Mesenchymal stem cells are slated to be the next area of focus. These may be used to repair eye and nerve tissue. One’s own mesenchymal cells can be used to heal the heart and blood vessels, and treat Crohn’s disease. Ongoing studies are looking into whether or not stem cells can help regrow lost muscle in returned veterans, repair eye tissue in the wake of macular degeneration, and even cure congestive heart failure.

The next frontier is combining structures and stem cells to create whole organs and tissues. The problem is that stem cells need something to stick to in order to create the shape of the organ or limb. Researchers at University College London have created a technique using a special polymer as a frame to build upon. The team was able to take a sample of a patient’s own stem cells and fat to grow a variety of artificial body parts including noses, ears, tear ducts, windpipes, and blood vessels.

Another team from Wake Forest University have created a bioprinter able to recreate ears, muscle, and bone through a combination of living cells and an artificial material much like plastic. They have successfully attached such structures to rodents. Human trials are in the works. Two Israeli firms Nano Dimension along with biotech firm Accellta Ltd, recently announced the ability to produce high quality cells, large organs, and even tissues using 3D printing. Not only can they print high resolution cells but produce them in high volume. In a press release, the company’s spokespeople said the technology had applications in cosmetic safety testing, drug discovery and testing, tissue printing and even “organs on chips.”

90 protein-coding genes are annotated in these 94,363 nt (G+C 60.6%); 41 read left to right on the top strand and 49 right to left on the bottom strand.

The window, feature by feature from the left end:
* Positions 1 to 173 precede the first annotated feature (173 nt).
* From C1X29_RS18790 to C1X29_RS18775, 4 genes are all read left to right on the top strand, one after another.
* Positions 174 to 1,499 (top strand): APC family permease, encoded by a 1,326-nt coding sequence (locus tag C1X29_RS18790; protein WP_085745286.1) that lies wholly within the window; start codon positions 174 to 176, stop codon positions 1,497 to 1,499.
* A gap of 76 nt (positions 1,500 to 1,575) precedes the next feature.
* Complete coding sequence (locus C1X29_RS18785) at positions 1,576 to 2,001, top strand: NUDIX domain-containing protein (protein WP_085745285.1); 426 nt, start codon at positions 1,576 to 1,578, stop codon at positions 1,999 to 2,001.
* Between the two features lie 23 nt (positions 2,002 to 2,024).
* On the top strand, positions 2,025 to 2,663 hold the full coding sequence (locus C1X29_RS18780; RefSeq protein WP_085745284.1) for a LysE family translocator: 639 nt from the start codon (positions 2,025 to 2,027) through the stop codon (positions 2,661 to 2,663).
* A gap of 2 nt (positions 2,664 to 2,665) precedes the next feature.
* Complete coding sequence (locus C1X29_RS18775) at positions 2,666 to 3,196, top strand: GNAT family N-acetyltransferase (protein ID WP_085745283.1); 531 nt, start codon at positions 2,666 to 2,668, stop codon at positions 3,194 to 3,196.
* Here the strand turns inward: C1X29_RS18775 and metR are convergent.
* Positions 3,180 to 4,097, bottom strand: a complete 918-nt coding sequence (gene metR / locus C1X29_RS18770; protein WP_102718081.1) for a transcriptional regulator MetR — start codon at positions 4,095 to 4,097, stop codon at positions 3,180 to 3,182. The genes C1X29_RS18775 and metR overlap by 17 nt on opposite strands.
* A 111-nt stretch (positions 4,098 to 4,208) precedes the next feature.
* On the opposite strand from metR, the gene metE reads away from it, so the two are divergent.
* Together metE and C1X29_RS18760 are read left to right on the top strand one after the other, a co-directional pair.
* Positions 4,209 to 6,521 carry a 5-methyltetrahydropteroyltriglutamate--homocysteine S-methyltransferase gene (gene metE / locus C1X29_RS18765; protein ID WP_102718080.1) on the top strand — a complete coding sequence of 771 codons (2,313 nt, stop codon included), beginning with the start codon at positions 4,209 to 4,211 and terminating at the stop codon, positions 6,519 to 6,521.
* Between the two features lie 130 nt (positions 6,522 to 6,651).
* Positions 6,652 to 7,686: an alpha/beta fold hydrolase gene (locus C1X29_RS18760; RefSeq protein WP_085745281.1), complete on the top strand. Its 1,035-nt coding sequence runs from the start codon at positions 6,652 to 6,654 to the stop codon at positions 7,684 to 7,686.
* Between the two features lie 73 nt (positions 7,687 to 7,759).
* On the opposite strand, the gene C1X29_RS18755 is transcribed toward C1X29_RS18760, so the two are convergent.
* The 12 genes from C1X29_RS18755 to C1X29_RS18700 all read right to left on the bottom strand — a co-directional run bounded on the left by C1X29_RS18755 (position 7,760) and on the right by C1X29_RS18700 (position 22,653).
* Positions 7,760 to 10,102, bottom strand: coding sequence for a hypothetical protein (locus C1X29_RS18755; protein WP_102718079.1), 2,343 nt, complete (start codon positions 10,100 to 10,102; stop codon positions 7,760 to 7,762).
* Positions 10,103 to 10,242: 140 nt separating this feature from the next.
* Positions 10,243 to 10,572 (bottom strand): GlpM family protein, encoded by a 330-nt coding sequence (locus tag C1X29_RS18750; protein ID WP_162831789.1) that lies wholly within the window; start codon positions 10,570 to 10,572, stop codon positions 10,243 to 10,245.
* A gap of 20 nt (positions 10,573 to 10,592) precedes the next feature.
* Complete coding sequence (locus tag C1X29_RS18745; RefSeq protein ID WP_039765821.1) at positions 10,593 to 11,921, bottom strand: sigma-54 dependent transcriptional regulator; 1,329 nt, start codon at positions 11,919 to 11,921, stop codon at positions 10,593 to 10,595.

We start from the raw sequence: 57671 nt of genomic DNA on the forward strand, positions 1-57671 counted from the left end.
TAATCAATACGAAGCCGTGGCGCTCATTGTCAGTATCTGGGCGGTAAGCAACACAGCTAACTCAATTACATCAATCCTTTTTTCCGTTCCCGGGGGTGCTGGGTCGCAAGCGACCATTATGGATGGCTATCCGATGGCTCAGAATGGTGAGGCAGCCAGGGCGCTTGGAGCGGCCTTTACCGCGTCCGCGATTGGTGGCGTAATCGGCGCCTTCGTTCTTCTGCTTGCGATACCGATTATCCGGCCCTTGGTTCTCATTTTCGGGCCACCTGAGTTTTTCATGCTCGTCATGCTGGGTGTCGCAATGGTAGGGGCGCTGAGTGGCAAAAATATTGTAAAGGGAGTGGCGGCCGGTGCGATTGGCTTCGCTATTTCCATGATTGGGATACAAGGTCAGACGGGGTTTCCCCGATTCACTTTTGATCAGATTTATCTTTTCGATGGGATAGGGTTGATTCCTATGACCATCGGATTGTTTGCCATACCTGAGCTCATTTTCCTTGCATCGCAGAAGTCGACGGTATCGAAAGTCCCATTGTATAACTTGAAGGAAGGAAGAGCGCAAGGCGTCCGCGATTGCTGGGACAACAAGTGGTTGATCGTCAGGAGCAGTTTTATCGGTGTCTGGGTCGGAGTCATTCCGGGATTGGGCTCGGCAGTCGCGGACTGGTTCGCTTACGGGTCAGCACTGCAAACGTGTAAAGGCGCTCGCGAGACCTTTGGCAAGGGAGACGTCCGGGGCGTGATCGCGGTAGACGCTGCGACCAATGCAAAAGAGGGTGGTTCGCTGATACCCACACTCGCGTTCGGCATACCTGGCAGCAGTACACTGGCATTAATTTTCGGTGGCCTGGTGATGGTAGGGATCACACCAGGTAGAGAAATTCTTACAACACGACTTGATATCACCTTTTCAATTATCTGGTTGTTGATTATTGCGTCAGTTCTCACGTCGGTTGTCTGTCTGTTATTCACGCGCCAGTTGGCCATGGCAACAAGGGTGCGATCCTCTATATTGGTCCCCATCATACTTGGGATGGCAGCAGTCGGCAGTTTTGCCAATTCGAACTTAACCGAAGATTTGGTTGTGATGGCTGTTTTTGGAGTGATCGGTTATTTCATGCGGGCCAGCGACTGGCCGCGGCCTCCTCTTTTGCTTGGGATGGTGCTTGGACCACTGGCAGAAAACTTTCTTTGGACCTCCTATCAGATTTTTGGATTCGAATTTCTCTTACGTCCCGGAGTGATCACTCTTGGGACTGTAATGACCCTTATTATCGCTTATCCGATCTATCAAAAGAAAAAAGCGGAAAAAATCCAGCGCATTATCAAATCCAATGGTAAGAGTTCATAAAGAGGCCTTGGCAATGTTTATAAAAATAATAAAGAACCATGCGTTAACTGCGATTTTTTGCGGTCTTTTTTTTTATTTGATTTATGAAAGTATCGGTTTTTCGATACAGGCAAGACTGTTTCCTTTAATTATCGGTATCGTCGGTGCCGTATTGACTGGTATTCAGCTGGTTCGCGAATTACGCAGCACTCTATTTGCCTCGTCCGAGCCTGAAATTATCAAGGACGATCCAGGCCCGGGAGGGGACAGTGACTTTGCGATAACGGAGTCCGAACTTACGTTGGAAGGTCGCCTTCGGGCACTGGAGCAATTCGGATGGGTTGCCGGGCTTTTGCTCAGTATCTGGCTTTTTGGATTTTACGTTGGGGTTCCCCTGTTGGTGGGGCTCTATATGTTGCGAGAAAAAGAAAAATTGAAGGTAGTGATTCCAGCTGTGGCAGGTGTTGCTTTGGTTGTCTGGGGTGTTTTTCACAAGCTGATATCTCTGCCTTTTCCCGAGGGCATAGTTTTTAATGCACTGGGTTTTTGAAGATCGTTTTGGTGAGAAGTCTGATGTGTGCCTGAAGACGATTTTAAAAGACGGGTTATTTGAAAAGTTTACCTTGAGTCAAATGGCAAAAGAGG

Model of a bioprinted heart.

Regenerative medicine has become so worthwhile that some people are having the umbilical cord blood from a new birth stored at a blood bank so as to be able to harvest those stem cells later on. New harvesting techniques are on the horizon too. Recently, researchers at Medical University of South Carolina have found a way to harvest stem cells from baby teeth. Now, tooth storage facilities are likely to pop up around the country.

In the near future, regenerative medicine promises to help heal 80 individual diseases. It may also lend to instant diagnosis and treatment for many illnesses. Though it seems fantastic, bioprinting combined with stem cell technology will dramatically advance healthcare into an entirely new strata. Though it is hard to predict the future, especially when it comes to technological development, most experts agree that dramatic changes are set to come online within the next five years or so.

To learn what body parts we can already replace today click here: